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Financial Overview of Divorce and Legal Procedures in UAE

Published on : June 2018
Author(s):Several

Spousal Support in Broken Marriages

A professional women’s working hours might be from 9 to 6, but a housewife’s job doesn’t end there. A housewife has a 24-hour tireless position much more than anyone who works outside the house. On any given day they are required to be nurses, psychologists, drivers, chefs, party planners, finance managers, handyman and many other professions all in one. Being a housewife is a multi-profession role with having problem-solving, multi-tasking and creative attributes to keep the things running in the house and keeping their audience content and happy which is a difficult task as any housewife would testify. The role of women in the family and the office has been of great debate throughout recent history. The criticism on homemakers questioning them being at home and relaxing has been a mere perception and an area of the critical discussion with the changing social construction and rising feminism ideologies.

In a recent judgment in India, Karnataka High Court recognizes “housewife as busy as a professional.” A couple got married in Meerut in Uttar Pradesh, and due to their domestic disputes, the husband filed for divorce at a family court in Bengaluru, while the wife was residing in Muzaffargarh, Uttar Pradesh. The wife filed for a transfer application before the Supreme Court; it declined on the basis that the wife is eligible to claim for ‘requisite expenditurewhen the need for traveling arises to attend the hearings. The family court ordered the husband to pay towards the wife’s traveling needs, who had traveled to attend hearings. The husband argued that because the wife is a homemaker, she is not eligible for ‘requisite expenditure’ and also contended that because she does not work, she has the available time to travel by train rather than taking a flight. The High Court acknowledged that homemakers are as busy as working professionals as she is the one responsible for running the house and looking after family members and this perception in the society raises flags for gender injustice. Justice Raghvendra S Chauhan observed that the contention that the wife should travel by train is because she is ‘free’ and a housewife shows lack of understanding of the hard work and dedication carried out by the homemaker. He stressed that a housewife is as busy as a professional person with all the house and family responsibilities.

The alimony or the divorce spouse maintenance is a requirement by law in almost all the countries around the world. Alimony is a monetary compensation granted for the spouse support during and after the divorce proceedings. It expects that both the spouses regardless of their gender must bear the maintenance through and after the marriage. The awareness of support came in fashion because of the increasing issues in the union. Once the knot is tied, the commitments and obligations of marriage are to be carried out for the rest of the life even if there is mental disparity or physical separation between the husband and the wife. As time changed, the laws and education empowered woman and divorce came as one natural solution for an unsuccessful marriage.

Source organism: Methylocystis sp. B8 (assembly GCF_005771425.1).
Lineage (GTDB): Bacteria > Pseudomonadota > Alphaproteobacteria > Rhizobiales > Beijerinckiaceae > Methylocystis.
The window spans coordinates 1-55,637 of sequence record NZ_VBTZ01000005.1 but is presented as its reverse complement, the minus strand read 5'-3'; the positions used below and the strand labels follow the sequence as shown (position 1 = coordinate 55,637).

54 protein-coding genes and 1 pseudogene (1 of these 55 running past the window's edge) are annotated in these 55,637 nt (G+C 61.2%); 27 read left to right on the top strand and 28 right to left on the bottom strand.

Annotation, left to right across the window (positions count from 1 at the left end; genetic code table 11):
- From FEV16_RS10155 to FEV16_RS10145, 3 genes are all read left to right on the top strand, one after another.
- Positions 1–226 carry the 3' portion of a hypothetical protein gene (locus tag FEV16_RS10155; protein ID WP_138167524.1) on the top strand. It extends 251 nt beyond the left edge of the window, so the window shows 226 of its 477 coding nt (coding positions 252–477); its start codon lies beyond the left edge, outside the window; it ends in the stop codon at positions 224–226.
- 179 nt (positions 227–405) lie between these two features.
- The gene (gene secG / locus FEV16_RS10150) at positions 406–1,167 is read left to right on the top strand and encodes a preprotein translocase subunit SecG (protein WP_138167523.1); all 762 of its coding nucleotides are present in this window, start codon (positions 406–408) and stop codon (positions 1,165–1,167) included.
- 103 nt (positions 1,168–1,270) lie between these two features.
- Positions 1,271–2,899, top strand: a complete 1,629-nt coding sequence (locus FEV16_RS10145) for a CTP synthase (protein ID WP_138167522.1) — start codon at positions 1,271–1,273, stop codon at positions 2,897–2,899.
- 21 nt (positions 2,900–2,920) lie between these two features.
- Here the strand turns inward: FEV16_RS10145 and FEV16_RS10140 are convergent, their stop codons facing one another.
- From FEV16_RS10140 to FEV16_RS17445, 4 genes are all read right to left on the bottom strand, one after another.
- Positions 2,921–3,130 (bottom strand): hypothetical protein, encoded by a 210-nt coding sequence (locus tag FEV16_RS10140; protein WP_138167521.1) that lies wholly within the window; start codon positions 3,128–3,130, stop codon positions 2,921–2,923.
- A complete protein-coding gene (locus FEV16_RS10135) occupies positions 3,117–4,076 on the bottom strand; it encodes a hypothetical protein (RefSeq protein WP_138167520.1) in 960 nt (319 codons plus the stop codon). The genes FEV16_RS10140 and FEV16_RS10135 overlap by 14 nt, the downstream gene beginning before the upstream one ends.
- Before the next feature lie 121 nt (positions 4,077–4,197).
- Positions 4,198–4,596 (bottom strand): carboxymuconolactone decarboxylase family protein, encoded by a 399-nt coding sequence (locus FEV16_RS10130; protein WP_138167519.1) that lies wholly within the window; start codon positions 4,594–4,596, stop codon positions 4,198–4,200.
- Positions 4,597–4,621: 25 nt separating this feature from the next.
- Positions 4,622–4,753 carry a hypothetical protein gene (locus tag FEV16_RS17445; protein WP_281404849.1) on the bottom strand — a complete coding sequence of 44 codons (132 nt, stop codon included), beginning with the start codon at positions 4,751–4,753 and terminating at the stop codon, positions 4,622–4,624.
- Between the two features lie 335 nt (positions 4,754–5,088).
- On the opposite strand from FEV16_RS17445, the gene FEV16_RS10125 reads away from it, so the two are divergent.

Divorce and UAE

The United Arab Emirates is a Muslim country but being one of the most diverse lands there is a significant population of expats residing practicing their cultures, traditions, and religions. The study according to the Dubai Statistics Centre in 2016 revealed that there are six cases of divorce for every one thousand couples in Dubai, a number that is measured higher than the global divorce rate. Separation is a reliably rising marvel in the UAE, and expat couples are in perplexity over how to deal with the assets and benefits that they mutually attempted to obtain during their marriage. The Sharia law governs Islamic marriages. Shariah and the UAE law shall apply to couples who are both Muslims and likely if the husband is Muslim and the wife is not.  However, Non-Muslims expats residing in the UAE can file for divorce in their home country or register for divorce in the state of residence, UAE.  If the couple wishes to have their home country’s law applied in the UAE courts, they have the option to appeal for it. Article 1 of the Federal Law Number 28 of Personal Affairs established that the “provisions of this Law should apply on citizens of the United Arab Emirates State unless non-Muslims among them have special provisions applicable to their community or confession. They shall equally apply to non-citizens unless one of them asks for the application of his law”. The law describes that the relevant parties may ask to apply their rules to personal status matters. It also provides that the law of the state of which the husband is a national at the time of when the marriage contract shall apply to the effects on personal status and the effects with regards to property and assets resulting from contracting of the union. If the law fails to cover an aspect of the divorce procedures from the parties’ home country laws, then the courts hold the decision to apply the UAE law. The UAE law gives the wife the entitlement for alimony and maintenance for the wife and the children by the Personal Status Law of the UAE. Article 63 of the Federal Law Number 28 of 2005 concerning the personal status states:

  1. Alimony includes food, accommodation, medical care, clothing, servicing charges if she has served in her family's house and all that claims in a marital relationship.
  2. Alimony is a grant according to the financial ability of the maintainer and the conditions of the dependent and the economic situations regarding place and time. However, support shall not be less than the satisfactory limit.
  3. The eyewitness shall be sufficient for deciding the kinds of support, the amount of custody, the house and the conditions on which any determined thing depends.